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Updated by Kevin Thorn on Apr 07, 2020
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Kevin Thorn Kevin Thorn
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A Guide to the Federal Tax Appeals Process

If you have just been through an IRS audit and you are now facing substantial liability for tax, interest and penalties, it is time to weigh your options for filing an appeal. Filing a successful appeal can greatly reduce the amount you owe to the IRS… if not wipe it out entirely.

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Your First Step is to Request an Appeal with the IRS

The first stage of the federal tax appeals process involves requesting an administrative appeal with the IRS Independent Office of Appeals (“Office of Appeals”). The Office of Appeals is a neutral body within the IRS that is responsible for resolving taxpayer disputes. When you request an appeal, the Office of Appeals will review the facts of your case and render its own decision regarding how much you owe (if any) to the federal government.

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You Might Not Hear From the IRS Right Away

Once you file your appeal, the Office of Appeals will review your filing and contact you regarding further proceedings. However, this first contact might not come right away. The Office of Appeals states that you should wait 120 days before following up on your request. In the meantime, however, any interest and penalties will continue to accrue. As a result, while your appeal request is pending, you need to make an informed decision about how to address any potential outstanding and ongoing liability.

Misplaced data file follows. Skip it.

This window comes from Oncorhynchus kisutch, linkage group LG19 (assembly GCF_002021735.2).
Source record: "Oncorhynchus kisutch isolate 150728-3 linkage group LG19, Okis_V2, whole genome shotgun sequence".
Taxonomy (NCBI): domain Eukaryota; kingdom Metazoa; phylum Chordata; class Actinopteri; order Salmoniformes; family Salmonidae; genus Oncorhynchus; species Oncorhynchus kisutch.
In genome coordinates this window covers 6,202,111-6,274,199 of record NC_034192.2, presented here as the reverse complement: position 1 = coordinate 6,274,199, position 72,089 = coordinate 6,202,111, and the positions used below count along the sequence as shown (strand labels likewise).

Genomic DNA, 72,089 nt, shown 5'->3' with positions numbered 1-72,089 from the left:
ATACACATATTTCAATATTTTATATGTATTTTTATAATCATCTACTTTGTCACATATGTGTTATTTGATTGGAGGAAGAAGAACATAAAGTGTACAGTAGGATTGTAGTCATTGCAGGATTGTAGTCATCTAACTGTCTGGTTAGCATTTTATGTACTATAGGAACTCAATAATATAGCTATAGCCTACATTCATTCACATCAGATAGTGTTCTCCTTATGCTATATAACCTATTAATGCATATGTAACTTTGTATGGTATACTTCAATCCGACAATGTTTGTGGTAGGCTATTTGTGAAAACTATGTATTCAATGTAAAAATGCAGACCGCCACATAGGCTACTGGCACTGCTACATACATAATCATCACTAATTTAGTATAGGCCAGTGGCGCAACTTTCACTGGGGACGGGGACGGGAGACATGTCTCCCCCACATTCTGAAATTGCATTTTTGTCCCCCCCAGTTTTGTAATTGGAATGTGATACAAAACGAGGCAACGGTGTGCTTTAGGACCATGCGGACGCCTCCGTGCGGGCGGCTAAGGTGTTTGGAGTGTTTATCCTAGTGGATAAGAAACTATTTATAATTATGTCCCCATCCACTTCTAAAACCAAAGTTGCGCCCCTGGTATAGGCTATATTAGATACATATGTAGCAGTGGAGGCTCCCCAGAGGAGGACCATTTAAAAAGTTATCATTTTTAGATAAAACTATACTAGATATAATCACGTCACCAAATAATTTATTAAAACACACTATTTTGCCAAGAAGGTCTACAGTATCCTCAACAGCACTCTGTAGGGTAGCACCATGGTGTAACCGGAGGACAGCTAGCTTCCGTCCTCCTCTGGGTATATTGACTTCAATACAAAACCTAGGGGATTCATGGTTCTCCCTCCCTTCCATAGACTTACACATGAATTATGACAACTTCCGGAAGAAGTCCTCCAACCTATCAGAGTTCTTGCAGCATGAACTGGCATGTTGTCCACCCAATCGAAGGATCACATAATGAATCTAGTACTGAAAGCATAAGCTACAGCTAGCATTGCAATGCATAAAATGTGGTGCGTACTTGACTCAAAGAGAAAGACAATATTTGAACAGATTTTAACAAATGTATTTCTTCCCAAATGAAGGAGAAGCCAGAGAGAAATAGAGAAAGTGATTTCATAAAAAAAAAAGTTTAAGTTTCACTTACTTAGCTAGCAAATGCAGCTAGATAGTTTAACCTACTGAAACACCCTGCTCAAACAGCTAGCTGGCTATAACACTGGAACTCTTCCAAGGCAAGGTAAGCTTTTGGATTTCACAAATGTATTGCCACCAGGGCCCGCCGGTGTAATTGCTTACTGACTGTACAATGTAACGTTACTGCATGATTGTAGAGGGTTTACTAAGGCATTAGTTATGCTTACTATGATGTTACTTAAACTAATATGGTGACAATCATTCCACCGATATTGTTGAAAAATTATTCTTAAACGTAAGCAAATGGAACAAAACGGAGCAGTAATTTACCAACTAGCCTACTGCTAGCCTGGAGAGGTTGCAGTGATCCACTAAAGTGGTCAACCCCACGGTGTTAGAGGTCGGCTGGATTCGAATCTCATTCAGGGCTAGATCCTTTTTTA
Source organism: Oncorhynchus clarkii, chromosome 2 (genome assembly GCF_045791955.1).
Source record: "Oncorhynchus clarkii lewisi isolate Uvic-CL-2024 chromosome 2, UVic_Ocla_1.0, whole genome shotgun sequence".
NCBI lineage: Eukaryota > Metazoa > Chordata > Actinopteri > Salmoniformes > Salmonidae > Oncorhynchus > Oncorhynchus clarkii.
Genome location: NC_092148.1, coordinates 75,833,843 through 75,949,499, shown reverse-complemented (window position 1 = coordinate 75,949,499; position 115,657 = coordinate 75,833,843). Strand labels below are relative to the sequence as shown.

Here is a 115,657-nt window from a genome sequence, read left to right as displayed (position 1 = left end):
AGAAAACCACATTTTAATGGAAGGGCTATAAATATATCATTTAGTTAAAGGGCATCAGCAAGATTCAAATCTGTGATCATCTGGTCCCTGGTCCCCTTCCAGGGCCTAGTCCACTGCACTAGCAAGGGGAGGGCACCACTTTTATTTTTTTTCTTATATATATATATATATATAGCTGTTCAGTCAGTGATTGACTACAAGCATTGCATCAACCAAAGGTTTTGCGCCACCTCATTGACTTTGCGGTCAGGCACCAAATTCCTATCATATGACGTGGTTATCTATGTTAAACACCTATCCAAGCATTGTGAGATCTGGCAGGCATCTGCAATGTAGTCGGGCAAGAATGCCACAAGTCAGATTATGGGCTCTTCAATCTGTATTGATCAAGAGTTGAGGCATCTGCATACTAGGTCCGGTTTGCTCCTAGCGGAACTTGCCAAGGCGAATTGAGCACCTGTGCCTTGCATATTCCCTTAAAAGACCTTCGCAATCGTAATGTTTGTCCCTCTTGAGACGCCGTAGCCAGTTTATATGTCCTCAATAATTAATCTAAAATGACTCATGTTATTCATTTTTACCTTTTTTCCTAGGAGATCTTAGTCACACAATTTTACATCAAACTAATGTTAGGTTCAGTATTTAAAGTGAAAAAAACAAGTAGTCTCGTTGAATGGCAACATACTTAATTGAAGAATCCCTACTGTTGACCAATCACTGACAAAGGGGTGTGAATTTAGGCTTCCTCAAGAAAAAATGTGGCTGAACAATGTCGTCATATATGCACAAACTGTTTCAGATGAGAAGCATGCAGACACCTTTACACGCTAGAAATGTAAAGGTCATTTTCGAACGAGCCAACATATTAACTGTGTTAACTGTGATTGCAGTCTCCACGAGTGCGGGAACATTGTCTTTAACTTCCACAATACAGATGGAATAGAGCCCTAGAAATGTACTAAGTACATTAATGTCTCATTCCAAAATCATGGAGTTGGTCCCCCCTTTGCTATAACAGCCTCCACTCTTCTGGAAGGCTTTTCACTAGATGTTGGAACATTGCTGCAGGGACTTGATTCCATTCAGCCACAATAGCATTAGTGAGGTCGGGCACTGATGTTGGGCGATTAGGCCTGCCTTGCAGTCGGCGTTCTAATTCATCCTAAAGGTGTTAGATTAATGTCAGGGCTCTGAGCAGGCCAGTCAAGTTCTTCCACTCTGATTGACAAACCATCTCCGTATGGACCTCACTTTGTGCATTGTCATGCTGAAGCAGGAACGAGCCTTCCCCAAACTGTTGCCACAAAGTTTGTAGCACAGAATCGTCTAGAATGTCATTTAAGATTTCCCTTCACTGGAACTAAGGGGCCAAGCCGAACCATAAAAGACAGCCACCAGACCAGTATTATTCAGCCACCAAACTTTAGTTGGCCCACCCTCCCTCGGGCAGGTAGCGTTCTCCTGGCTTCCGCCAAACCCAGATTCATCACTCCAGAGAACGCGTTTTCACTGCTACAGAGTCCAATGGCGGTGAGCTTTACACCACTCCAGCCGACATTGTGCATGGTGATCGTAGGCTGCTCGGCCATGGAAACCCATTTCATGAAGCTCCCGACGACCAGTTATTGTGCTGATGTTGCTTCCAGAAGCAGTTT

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Federal Tax Appeals Often End with “Offers in Compromise”

If you owe money to the IRS, one option for resolving your federal tax appeal is to negotiate an “offer in compromise.” An offer in compromise is a binding settlement between you and the IRS that allows you to pay less than the full amount that you legally owe. Negotiating a favorable offer in compromise requires a thorough understanding of federal tax law and the appeals process, and it is best to hire an experienced tax lawyer to represent you in your negotiations with the IRS.

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If Your Administrative Appeal is Unsuccessful, You Will Need to Go to Tax Court

If you are not able to negotiate an offer in compromise or the Office of Appeals rules against you, then next option is generally to take your case to the U.S. Tax Court. The U.S. Tax Court is located across the Potomac River from Virginia in Washington D.C., and you will need to hire an experienced tax lawyer to represent you.

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You May Be Able to Challenge the Tax Court’s Ruling in the Court of Appeals

If the Tax Court rules against you, then you may be able to appeal the decision in the U.S. Court of Appeals. This is an option as long as you did not elect for “small tax case” status. In order to preserve your right to appeal, you must file a notice of appeal within 90 days of the Tax Court rendering its decision.